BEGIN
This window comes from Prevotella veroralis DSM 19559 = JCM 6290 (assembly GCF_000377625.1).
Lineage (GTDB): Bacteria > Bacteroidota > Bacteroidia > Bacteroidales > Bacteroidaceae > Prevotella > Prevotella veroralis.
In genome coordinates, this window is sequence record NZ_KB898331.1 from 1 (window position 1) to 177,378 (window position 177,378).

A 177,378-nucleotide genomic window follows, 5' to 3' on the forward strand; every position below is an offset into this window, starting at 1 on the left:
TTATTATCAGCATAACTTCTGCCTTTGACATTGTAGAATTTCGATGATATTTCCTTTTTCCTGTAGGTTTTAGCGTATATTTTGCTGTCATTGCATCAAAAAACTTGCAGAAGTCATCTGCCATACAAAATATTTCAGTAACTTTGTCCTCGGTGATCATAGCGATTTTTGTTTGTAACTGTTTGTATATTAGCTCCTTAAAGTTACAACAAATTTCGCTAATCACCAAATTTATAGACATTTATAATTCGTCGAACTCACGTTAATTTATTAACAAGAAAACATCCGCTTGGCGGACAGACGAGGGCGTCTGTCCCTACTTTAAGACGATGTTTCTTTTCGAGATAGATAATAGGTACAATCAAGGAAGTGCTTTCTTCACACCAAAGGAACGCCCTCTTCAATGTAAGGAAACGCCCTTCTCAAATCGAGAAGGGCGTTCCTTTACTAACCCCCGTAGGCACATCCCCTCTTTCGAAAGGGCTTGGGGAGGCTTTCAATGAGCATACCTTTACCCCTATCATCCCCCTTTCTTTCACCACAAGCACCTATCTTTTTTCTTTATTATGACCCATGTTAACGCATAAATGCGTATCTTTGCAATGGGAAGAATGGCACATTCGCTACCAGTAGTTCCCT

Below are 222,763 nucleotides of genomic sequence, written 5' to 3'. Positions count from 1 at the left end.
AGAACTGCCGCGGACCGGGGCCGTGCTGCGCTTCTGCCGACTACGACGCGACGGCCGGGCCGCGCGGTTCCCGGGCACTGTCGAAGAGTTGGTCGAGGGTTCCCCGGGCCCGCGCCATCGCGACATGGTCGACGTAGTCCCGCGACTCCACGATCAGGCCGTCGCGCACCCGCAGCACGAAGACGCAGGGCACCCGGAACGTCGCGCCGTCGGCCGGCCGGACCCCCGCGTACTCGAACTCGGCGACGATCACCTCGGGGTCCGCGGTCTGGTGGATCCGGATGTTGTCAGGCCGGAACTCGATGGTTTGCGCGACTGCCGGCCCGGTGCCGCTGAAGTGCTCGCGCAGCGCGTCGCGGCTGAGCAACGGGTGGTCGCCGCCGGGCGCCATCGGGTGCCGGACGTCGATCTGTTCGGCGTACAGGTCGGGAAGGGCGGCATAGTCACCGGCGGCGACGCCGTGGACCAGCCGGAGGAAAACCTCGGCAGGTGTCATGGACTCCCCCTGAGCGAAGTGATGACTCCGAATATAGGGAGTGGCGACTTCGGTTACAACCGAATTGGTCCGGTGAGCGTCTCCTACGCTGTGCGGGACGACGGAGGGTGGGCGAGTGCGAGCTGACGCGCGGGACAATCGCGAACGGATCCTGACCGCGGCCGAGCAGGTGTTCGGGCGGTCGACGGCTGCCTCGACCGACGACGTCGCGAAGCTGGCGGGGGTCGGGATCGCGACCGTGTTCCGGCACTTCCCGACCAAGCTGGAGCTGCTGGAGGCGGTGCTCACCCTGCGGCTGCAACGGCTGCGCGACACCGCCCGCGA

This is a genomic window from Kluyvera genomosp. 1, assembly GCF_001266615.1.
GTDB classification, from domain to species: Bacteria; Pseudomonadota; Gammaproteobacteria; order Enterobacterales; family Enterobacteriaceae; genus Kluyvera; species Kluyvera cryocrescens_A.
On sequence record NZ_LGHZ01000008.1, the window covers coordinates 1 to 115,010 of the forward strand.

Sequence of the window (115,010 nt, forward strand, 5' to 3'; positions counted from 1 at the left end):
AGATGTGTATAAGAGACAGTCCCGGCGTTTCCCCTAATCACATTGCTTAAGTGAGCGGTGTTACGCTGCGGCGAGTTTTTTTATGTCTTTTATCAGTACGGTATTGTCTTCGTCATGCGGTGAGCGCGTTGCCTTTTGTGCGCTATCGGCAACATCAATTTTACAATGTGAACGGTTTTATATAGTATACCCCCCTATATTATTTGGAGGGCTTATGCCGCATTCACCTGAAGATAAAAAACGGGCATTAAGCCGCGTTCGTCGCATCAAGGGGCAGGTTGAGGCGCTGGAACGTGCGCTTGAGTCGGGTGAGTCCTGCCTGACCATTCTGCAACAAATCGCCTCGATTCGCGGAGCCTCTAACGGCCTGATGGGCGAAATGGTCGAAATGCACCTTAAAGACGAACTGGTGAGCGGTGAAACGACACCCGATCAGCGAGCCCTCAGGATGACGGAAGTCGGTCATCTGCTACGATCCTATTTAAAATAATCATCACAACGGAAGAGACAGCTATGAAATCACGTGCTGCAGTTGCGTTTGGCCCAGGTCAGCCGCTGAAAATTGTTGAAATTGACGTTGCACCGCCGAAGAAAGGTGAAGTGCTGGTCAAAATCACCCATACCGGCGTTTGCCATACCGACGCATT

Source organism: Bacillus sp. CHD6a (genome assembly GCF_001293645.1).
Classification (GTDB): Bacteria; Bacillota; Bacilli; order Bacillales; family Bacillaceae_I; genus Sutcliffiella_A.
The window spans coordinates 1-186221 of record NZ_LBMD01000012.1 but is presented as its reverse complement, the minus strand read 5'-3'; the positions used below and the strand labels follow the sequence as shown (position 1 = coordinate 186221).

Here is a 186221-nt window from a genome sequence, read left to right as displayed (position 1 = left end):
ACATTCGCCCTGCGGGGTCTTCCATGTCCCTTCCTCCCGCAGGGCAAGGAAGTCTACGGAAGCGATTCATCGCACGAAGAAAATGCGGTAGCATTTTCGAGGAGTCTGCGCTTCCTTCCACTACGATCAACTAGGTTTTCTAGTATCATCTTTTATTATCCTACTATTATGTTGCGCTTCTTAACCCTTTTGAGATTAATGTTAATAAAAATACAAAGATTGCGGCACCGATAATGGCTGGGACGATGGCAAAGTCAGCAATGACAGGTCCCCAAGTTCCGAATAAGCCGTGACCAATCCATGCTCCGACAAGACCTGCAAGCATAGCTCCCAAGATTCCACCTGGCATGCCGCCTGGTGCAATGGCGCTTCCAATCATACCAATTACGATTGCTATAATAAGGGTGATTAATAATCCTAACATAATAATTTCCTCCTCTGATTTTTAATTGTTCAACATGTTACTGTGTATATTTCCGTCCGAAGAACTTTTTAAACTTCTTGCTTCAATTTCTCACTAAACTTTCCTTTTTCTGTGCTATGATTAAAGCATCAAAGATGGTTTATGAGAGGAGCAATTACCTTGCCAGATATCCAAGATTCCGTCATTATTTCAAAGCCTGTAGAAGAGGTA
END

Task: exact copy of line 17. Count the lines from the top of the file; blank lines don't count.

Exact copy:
ACATTCGCCCTGCGGGGTCTTCCATGTCCCTTCCTCCCGCAGGGCAAGGAAGTCTACGGAAGCGATTCATCGCACGAAGAAAATGCGGTAGCATTTTCGAGGAGTCTGCGCTTCCTTCCACTACGATCAACTAGGTTTTCTAGTATCATCTTTTATTATCCTACTATTATGTTGCGCTTCTTAACCCTTTTGAGATTAATGTTAATAAAAATACAAAGATTGCGGCACCGATAATGGCTGGGACGATGGCAAAGTCAGCAATGACAGGTCCCCAAGTTCCGAATAAGCCGTGACCAATCCATGCTCCGACAAGACCTGCAAGCATAGCTCCCAAGATTCCACCTGGCATGCCGCCTGGTGCAATGGCGCTTCCAATCATACCAATTACGATTGCTATAATAAGGGTGATTAATAATCCTAACATAATAATTTCCTCCTCTGATTTTTAATTGTTCAACATGTTACTGTGTATATTTCCGTCCGAAGAACTTTTTAAACTTCTTGCTTCAATTTCTCACTAAACTTTCCTTTTTCTGTGCTATGATTAAAGCATCAAAGATGGTTTATGAGAGGAGCAATTACCTTGCCAGATATCCAAGATTCCGTCATTATTTCAAAGCCTGTAGAAGAGGTA